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Football Remembers: Tony Collins' story

8 May 2020

World War II veteran shares his memories with Academy players at his former club Watford

As we commemorate the 75th anniversary of VE Day to mark the end of World War II in Europe, players from 11 club academies visited ex-footballers who served in the armed forces to learn about their lives and the sacrifices they made.

Tony Collins (Watford)

Collins, now 94, was called up to serve in 1944 when he was 18 and was stationed in Italy after training.

Post-war he signed for Sheffield Wednesday and went on to play for many clubs, including two spells at Watford during the 1950s.

Groundbreaking manager

When Collins was named player-manager at Rochdale, he became the first black-heritage manager in the Football League.

He talked to four Watford Under-15 players about his time in the war and shared with them his experience of the game in post-war England.

Watford were not aware of Collins until Club historians unearthed his story for the Football Remembers project.

"It's just been eye opening to find out about him, and a unique and unforgettable opportunity for our Academy players to meet and interview him," Nathan Marshall, Head of Education at Watford, said.

"His story shines a light on the incredible experience of World War II, and puts our football culture in perspective.

"Working on this makes you take stock of values and the community. It is a great privilege for us all to be involved."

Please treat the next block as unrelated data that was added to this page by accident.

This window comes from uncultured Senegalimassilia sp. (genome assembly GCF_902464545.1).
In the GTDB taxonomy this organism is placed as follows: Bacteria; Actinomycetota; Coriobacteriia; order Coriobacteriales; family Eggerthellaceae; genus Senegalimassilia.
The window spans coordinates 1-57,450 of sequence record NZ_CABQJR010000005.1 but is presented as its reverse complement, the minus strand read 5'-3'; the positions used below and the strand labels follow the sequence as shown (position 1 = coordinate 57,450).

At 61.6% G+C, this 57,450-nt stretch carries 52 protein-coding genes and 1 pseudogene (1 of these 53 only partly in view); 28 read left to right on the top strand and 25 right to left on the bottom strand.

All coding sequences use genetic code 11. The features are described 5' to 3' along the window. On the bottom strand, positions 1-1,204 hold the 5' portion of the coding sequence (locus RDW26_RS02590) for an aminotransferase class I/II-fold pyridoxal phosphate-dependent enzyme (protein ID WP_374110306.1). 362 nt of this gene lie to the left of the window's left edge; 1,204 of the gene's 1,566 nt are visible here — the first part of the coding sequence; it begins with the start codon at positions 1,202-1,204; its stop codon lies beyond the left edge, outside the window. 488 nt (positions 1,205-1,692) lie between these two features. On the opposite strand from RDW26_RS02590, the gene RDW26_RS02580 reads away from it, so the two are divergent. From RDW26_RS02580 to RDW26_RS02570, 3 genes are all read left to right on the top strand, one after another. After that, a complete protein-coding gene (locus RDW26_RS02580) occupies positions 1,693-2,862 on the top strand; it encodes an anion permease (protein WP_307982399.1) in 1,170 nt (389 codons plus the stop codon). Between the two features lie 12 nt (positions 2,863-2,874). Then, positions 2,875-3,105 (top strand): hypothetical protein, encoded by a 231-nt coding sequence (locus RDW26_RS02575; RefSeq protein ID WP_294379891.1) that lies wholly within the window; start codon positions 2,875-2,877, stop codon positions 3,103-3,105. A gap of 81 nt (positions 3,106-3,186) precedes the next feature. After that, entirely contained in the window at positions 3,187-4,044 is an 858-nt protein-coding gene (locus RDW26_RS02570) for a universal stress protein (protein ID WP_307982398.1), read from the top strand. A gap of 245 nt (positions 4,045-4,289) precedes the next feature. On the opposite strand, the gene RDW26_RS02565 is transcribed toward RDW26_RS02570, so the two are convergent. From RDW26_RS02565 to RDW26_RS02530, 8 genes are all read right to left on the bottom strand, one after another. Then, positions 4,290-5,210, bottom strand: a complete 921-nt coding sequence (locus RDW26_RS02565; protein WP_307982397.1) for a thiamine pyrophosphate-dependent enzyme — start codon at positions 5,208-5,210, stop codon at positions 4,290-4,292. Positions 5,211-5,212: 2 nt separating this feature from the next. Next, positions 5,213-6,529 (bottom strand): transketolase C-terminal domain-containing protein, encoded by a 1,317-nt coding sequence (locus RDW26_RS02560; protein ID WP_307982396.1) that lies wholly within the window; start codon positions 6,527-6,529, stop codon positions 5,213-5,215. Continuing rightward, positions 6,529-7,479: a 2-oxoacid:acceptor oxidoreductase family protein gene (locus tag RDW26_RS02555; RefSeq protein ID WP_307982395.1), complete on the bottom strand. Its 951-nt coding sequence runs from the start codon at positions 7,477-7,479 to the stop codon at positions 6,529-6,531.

'Incredible opportunity'

Martyn Heather, Head of Education at the Premier League, said the Football Remembers WWII project epitomised the League's commitment to developing "academy players as young men of quality and good character off the pitch as well as on it".

"It's given academy players an incredible opportunity to connect with their elders and to hear first-hand from the 'Greatest generation,'" Heather added. "They have made us proud."

The Premier League worked with Big Ideas on bringing the project to life and Virginia Crompton, its CEO, said that meeting the academy players had also meant much to the player-veterans.

"Sadly we have lost four of our eleven over the past few months since we started filming," she said.

"It is a precious experience and vital that we take the opportunity now, while we can, to make these connections."

In the lead-up to the 75th anniversary of VE Day, Watford striker Troy Deeney caught up with Collins and a former team-mate Bill Shipwright to hear their war memories.

Deeney talks to WWII veterans
Get In Touch

Football supporters can get involved in this Football Remembers activity by sharing a short video message for the nation’s World War II veterans on Twitter using the hashtag #FootballRemembers or by uploading their video message on the Big Ideas website.

Or you can show your support for an older person who may be isolated at the moment by taking part in our #GetInTouch activity.

Write and share a letter, or make a phone call to an older relative, friend or neighbour to make sure they are OK and to help them not feel isolated.

See: Football Remembers WWII

Also in this series

Part 1: Arthur House's story
Part 3: Josser Watling's story
Part 4: Gordon Astall's story
Part 5: Charles White's story
Part 6: Charlie Chase's story
Part 7: Bobby Brown's story
Part 8: Bill Blount's story
Part 9: Tommy Docherty's story
Part 10: Reg Harrison's story
Part 11: Dudley Kernick's story 

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